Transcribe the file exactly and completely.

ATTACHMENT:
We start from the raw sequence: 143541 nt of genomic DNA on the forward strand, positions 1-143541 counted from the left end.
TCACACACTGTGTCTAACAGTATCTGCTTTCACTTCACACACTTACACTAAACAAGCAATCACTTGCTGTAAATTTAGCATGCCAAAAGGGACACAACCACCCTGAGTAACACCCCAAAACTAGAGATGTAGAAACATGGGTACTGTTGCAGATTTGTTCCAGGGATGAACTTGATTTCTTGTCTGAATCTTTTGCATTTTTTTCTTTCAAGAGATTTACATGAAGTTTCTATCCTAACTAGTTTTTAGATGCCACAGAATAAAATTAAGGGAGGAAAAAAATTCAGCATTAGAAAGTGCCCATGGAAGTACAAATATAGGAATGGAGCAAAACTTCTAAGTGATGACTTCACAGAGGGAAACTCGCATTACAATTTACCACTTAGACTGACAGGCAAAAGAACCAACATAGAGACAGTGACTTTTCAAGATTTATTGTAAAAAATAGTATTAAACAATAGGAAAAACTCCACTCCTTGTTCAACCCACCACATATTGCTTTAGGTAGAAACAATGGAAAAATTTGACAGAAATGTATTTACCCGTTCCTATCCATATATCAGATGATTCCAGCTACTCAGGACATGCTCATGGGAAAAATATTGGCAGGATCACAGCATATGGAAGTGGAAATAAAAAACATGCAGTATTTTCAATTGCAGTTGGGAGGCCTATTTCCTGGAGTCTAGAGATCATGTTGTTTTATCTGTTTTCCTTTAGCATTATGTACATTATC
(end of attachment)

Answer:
We start from the raw sequence: 143541 nt of genomic DNA on the forward strand, positions 1-143541 counted from the left end.
TCACACACTGTGTCTAACAGTATCTGCTTTCACTTCACACACTTACACTAAACAAGCAATCACTTGCTGTAAATTTAGCATGCCAAAAGGGACACAACCACCCTGAGTAACACCCCAAAACTAGAGATGTAGAAACATGGGTACTGTTGCAGATTTGTTCCAGGGATGAACTTGATTTCTTGTCTGAATCTTTTGCATTTTTTTCTTTCAAGAGATTTACATGAAGTTTCTATCCTAACTAGTTTTTAGATGCCACAGAATAAAATTAAGGGAGGAAAAAAATTCAGCATTAGAAAGTGCCCATGGAAGTACAAATATAGGAATGGAGCAAAACTTCTAAGTGATGACTTCACAGAGGGAAACTCGCATTACAATTTACCACTTAGACTGACAGGCAAAAGAACCAACATAGAGACAGTGACTTTTCAAGATTTATTGTAAAAAATAGTATTAAACAATAGGAAAAACTCCACTCCTTGTTCAACCCACCACATATTGCTTTAGGTAGAAACAATGGAAAAATTTGACAGAAATGTATTTACCCGTTCCTATCCATATATCAGATGATTCCAGCTACTCAGGACATGCTCATGGGAAAAATATTGGCAGGATCACAGCATATGGAAGTGGAAATAAAAAACATGCAGTATTTTCAATTGCAGTTGGGAGGCCTATTTCCTGGAGTCTAGAGATCATGTTGTTTTATCTGTTTTCCTTTAGCATTATGTACATTATC